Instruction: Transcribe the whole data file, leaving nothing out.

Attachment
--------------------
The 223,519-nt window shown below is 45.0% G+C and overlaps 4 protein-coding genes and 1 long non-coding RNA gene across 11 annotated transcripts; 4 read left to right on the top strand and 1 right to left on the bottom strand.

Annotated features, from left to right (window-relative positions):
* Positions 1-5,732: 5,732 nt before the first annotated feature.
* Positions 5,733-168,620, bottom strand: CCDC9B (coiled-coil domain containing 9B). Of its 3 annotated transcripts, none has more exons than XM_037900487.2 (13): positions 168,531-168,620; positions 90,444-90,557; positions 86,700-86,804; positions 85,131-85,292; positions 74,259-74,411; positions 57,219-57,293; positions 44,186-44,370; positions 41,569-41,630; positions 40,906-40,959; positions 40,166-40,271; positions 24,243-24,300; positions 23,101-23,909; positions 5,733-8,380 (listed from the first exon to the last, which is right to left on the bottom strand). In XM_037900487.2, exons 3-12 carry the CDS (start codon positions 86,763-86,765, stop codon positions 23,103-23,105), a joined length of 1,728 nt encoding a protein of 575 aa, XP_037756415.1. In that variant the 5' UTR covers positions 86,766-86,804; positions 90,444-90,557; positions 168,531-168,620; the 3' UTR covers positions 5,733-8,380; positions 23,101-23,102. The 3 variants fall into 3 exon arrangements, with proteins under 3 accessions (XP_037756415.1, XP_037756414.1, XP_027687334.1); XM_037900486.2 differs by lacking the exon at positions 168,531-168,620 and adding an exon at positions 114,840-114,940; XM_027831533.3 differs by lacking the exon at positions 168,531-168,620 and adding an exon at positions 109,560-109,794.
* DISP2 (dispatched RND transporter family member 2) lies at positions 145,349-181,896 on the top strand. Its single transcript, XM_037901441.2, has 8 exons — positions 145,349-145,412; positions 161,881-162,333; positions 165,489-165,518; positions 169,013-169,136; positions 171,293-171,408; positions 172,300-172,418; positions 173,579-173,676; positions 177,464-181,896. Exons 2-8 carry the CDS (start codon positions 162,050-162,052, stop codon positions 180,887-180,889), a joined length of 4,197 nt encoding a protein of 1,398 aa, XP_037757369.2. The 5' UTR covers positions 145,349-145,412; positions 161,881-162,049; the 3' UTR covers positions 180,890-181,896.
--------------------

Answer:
The 223,519-nt window shown below is 45.0% G+C and overlaps 4 protein-coding genes and 1 long non-coding RNA gene across 11 annotated transcripts; 4 read left to right on the top strand and 1 right to left on the bottom strand.

Annotated features, from left to right (window-relative positions):
* Positions 1-5,732: 5,732 nt before the first annotated feature.
* Positions 5,733-168,620, bottom strand: CCDC9B (coiled-coil domain containing 9B). Of its 3 annotated transcripts, none has more exons than XM_037900487.2 (13): positions 168,531-168,620; positions 90,444-90,557; positions 86,700-86,804; positions 85,131-85,292; positions 74,259-74,411; positions 57,219-57,293; positions 44,186-44,370; positions 41,569-41,630; positions 40,906-40,959; positions 40,166-40,271; positions 24,243-24,300; positions 23,101-23,909; positions 5,733-8,380 (listed from the first exon to the last, which is right to left on the bottom strand). In XM_037900487.2, exons 3-12 carry the CDS (start codon positions 86,763-86,765, stop codon positions 23,103-23,105), a joined length of 1,728 nt encoding a protein of 575 aa, XP_037756415.1. In that variant the 5' UTR covers positions 86,766-86,804; positions 90,444-90,557; positions 168,531-168,620; the 3' UTR covers positions 5,733-8,380; positions 23,101-23,102. The 3 variants fall into 3 exon arrangements, with proteins under 3 accessions (XP_037756415.1, XP_037756414.1, XP_027687334.1); XM_037900486.2 differs by lacking the exon at positions 168,531-168,620 and adding an exon at positions 114,840-114,940; XM_027831533.3 differs by lacking the exon at positions 168,531-168,620 and adding an exon at positions 109,560-109,794.
* DISP2 (dispatched RND transporter family member 2) lies at positions 145,349-181,896 on the top strand. Its single transcript, XM_037901441.2, has 8 exons — positions 145,349-145,412; positions 161,881-162,333; positions 165,489-165,518; positions 169,013-169,136; positions 171,293-171,408; positions 172,300-172,418; positions 173,579-173,676; positions 177,464-181,896. Exons 2-8 carry the CDS (start codon positions 162,050-162,052, stop codon positions 180,887-180,889), a joined length of 4,197 nt encoding a protein of 1,398 aa, XP_037757369.2. The 5' UTR covers positions 145,349-145,412; positions 161,881-162,049; the 3' UTR covers positions 180,890-181,896.